Saturday February 8, 2014

by Keith Arnold, HKA
I am delighted to have been asked to return as AGA Quizmaster and look forward to bringing you a whole new batch of weekly brain-teasers that will test your knowledge of the go world and its fascinating history. I will be ably assisted by quiz veteran Phil Waldron 6 dan and Daniel Chou 6 dan; if you notice clever questions of a new style, they will deserve the credit, while all errors (and unfortunate puns) will remain my responsibility.  Please remember to submit your answers on or before Thursday each week. Let the games begin!

Since we’re in a self-referential mood, let’s make our first effort close to home: How many books are in Keith Arnold’s go library?  For the purpose of this question, all languages are allowed, including duplicates as long as they are materially different (translations, revised editions with different covers) as opposed to the deranged “doubles” of an obsessed collector.  Our E-Journal editor – who interviewed me at my home some years ago — will be as surprised as I am that the number of go books finally exceeds my voluminous collection of books regarding the War Between the States. Is the number 600-700, 700-800, 800-900 or more than 900?  Click here to make your guess and, as always, feel free to include your comments, rude or otherwise, as we do award extra points for clever responses. photo: Arnold at the 2012 US Go Congress; photo by Phil Straus

Categories: Go Quiz
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Research Offers a New Look at Go Players’ Brains

Thursday February 6, 2014

A research collaboration in Seoul has revealed new information about the cognitive requirements of playing go and the effects that it may have on the brain. A team compared a group of expert go players with a group of beginners and published the results in the journal “Frontiers in Human Neuroscience”. The work revealed several differences between the brains of the beginner and the expert. The experts had increased volume in certain areas of the brain, decreased volume in others, greater interconnectivity between certain regions and differences in the overall brain structure. A correlation between the magnitude of the effect and the number of years of go training suggests that these differences are not simply the result of a predisposition of these people to continue playing go. Rather, the difference in brain structure can be explained by the the fact that the brain rewires itself to meet new skill requirements. This phenomenon, known as neuroplasticity, has been observed before in chess players. The areas of the brain in which the experts outmatched the novices are associated with visuospatial processing and emotional regulation in decision making, among others. This suggests that these skills are important in go. Thus, it appears that long-term go training can enhance these and other skills and can indeed be used as a tool for brain development. The complete article is available here. The literature search section links to many other fascinating studies as well. There are several related articles. Click here for one that discusses similar specific physical changes in the brain and reaches similar conclusions. The EJ covered this article at length in 2010 here.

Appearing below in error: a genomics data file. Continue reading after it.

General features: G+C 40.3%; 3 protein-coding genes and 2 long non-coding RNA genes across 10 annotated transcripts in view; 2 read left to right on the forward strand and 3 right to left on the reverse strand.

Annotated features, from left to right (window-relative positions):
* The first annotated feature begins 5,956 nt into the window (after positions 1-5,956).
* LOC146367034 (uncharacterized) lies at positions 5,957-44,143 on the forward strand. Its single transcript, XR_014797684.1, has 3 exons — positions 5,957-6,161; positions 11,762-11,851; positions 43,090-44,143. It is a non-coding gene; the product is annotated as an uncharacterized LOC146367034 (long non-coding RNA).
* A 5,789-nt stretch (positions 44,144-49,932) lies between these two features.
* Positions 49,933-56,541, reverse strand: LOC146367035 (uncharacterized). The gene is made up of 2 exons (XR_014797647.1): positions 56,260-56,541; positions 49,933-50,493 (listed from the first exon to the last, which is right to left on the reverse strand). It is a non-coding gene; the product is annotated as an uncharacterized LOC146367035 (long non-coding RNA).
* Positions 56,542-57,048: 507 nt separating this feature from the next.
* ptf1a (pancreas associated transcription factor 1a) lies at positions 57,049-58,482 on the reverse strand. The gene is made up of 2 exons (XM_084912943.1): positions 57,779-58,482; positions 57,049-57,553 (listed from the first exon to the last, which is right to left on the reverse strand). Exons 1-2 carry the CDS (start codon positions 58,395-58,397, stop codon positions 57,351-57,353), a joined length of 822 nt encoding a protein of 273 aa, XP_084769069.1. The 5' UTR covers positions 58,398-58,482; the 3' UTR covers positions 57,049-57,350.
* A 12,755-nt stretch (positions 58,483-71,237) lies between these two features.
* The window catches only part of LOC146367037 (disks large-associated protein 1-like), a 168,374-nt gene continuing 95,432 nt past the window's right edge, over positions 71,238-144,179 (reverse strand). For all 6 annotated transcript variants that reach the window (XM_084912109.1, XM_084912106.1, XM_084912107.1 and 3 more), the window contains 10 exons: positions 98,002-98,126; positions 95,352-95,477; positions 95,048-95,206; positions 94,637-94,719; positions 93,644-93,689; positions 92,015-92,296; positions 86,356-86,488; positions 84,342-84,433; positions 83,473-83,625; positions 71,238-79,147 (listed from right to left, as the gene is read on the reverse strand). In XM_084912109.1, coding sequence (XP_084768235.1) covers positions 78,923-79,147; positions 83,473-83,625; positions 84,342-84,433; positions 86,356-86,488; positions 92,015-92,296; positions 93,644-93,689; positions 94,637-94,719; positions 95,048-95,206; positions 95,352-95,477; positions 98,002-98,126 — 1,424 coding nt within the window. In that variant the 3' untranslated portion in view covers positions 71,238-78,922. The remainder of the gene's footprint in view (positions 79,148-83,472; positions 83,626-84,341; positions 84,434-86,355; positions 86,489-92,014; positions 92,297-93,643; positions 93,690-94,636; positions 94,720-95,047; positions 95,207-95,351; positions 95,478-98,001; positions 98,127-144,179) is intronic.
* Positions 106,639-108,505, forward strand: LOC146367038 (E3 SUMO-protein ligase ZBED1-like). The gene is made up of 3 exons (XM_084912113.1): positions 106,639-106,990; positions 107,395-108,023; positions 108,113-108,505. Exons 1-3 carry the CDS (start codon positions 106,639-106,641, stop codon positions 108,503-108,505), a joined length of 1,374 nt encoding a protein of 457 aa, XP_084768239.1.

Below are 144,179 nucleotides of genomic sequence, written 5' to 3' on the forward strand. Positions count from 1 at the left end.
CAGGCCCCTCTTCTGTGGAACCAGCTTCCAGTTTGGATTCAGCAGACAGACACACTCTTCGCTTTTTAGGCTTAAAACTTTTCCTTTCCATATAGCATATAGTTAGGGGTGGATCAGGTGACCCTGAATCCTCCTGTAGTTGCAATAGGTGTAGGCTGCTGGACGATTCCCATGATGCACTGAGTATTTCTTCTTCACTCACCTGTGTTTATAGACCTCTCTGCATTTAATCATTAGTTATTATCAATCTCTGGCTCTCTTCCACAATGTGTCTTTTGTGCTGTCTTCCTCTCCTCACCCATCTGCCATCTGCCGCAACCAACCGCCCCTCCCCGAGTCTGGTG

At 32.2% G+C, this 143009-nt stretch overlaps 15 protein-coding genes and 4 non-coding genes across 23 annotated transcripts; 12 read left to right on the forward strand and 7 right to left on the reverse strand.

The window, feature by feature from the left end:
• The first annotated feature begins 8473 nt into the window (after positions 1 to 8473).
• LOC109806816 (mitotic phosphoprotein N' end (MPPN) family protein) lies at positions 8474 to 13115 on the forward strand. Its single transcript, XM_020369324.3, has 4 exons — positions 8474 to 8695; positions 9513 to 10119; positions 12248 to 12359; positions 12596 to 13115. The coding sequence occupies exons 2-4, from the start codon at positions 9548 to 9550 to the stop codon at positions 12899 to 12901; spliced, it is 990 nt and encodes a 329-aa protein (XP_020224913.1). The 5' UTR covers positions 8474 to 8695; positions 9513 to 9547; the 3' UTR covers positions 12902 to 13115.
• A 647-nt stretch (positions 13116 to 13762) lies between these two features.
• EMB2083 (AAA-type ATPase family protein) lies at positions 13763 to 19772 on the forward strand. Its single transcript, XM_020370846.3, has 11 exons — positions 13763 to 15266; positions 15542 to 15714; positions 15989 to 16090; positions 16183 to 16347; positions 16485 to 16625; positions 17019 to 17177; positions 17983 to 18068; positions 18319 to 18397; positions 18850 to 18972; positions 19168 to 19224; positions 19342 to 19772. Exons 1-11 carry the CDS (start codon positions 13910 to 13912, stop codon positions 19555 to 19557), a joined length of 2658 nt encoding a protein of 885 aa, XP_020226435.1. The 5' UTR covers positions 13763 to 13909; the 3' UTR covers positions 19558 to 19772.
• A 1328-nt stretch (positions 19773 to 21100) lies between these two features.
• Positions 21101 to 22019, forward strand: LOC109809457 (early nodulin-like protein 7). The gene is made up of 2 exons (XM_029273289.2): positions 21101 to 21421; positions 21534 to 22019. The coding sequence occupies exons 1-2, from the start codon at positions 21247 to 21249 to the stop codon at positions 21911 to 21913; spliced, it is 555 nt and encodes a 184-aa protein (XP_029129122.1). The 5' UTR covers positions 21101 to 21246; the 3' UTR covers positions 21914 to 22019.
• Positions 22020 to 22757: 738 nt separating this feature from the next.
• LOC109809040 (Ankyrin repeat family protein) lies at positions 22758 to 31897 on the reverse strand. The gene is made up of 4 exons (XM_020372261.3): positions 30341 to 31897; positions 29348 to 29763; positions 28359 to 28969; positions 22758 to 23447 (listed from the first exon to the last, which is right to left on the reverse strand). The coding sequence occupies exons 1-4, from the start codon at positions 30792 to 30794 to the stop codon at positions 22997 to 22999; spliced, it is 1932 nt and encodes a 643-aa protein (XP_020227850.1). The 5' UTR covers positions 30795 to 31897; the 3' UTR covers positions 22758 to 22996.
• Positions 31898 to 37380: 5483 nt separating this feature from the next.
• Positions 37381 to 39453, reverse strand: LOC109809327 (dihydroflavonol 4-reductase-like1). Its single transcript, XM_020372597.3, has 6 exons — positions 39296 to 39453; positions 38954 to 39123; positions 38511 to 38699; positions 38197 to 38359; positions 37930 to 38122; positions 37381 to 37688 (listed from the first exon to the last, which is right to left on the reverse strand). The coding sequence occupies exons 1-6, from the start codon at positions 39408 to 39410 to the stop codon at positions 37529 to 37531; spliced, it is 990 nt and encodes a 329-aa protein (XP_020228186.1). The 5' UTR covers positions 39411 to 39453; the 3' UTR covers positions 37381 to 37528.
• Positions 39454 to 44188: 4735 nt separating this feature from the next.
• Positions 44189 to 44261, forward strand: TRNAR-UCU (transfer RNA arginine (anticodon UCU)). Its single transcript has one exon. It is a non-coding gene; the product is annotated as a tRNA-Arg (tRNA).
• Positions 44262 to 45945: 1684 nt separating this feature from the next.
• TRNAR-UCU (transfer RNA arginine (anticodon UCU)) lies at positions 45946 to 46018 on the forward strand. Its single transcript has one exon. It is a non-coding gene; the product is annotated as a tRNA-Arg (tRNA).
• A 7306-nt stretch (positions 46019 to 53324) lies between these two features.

- Ben Gale, Korean Correspondent for the E-Journal
Categories: World
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Mind-Mapper Tony Buzan Takes a Turn at the Go Board

Monday January 27, 2014

Tony Buzan, the inventor of mind-mapping and author of numerous books on enhancing the power of the brain, has made his debut appearance at a go tournament at the age of 71. The man once named by Forbes Magazine alongside Henry Kissinger, Margaret Thatcher and Michail Gorbachev as one of the world’s top five international lecturers played in round one of the annual Maidenhead Go Tournament, held January 18 at Hitachi’s European Headquarters in Maidenhead, south-east England, after seeing publicity about the tourney in his local newspaper, the Maidenhead Advertiser.

He entered with a nominal grade of 10k, but it seems this may have been wishful thinking as opponent Colin Maclennan of Twickenham Go Club, with a thick grade of 10k, won by a large margin. Maclennan says, “In our game it soon became apparent that I was building a huge moyo that he allowed me to turn into territory.  He then invaded with little hope of life. In the end I won by over 100 points.”